The cycle can then be repeated as many times as needed, allowing you to bring back practical knowledge into your working ecosystem and make any positive changes required with ease.

Is the pomodoro technique effective?

While there is no ‘one size fits all’ approach to productivity or time management, the pomodoro technique has enjoyed significant popularity. This is for two reasons-

1. Developing focus and flow: One of the key strengths of the technique is that it trains your body and mind to work within a flow state. The concept of flow involves becoming completely focused and absorbed in a task that you are working on. Working in short segments helps you concentrate and achieve that state with future cycles. The timebound nature also allow you to achieve a sense of purpose and achievement. And, if you’re struggling, the knowledge that only a few minutes remain can help give you the energy for a final push.

2. Developing a plan and self-knowledge: Arguably the key reason why the approach is so popular is that it tacitly trains individuals to take a more organised and mindful approach to their work. This can help in short-term planning where users quickly develop a sense of how many pomodoros a task will take to complete and back it up with previous evidence. This can also allow help you develop an instinctual knowledge of what tasks will involve, potentially cutting down the amount of mental effort required when working on significant or difficult projects.

However, like any practice or technique, in the workplace it requires buy-in from managers and commitment from staff members to use the process correctly. It’s light-touch nature allows it to be used alongside existing methodologies or in conjunction with daily working practice. Thankfully, the process can be adjusted as needed to suit individual working practice, professional demands, or adapted to a disrupted workspace.

What can change?

In addition to the above, the process potentially allows for a number of significant variations while still remaining highly effective. These include, but are not limited to-

Pomodoro Length: While 25-minute cycles are widely accepted to be the best way to achieve a flow state, this can be changed depending on the team or individual applying it. These can be extended for complex work or even shortened to deal with a tricky problem in fine detail.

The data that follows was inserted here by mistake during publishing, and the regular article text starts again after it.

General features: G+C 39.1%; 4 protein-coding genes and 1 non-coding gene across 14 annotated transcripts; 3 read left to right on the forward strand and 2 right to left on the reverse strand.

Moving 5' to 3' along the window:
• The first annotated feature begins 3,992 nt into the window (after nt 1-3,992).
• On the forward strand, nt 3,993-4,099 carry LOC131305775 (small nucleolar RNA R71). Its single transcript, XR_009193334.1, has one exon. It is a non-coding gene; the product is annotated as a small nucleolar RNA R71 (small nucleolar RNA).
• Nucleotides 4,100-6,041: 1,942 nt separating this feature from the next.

Pomodoro Structure: The technique can easily be adjusted to work around your daily routine or personal and professional commitments. This can allow for external markers such as meetings or times for content delivery, natural biorhythms, or times you will be free to focus. While it is highly recommended to stick to as regular a schedule as possible,  being able to adjust your structure allows you to be flexible with your approach and apply the technique across a range of situations.

Digital Attachment: The Pomodoro technique works brilliantly when it is coupled with a platform or app that allows the harvesting of timebound data. This can allow users to develop better awareness of their own daily practice and validate it using metricised information. Making the call can help you work with greater insight, spot problem periods and potential logjams, or even future-proof your workforce as they move to a new post-Covid marketplace where remote working needs to be managed.

Practical Application: The nature of the system allows it to be easily adopted by individuals from all backgrounds – from university students all the way through to overburdened industry professionals. Pomodoro software is available on phones and can also be added to any existing or bespoke system by professional teams, letting you improve employee working practice with little effort or couple it with an extant platform – allowing for a quick win when it potentially matters most.

What next?

If you want to learn more about optimising employee efficiency or embedding positive practice, our team at Practical Software is here to help. With many years’ experience, we work with you to deploy a solution that fits your daily practice and directly tackles the obstacles standing in your way.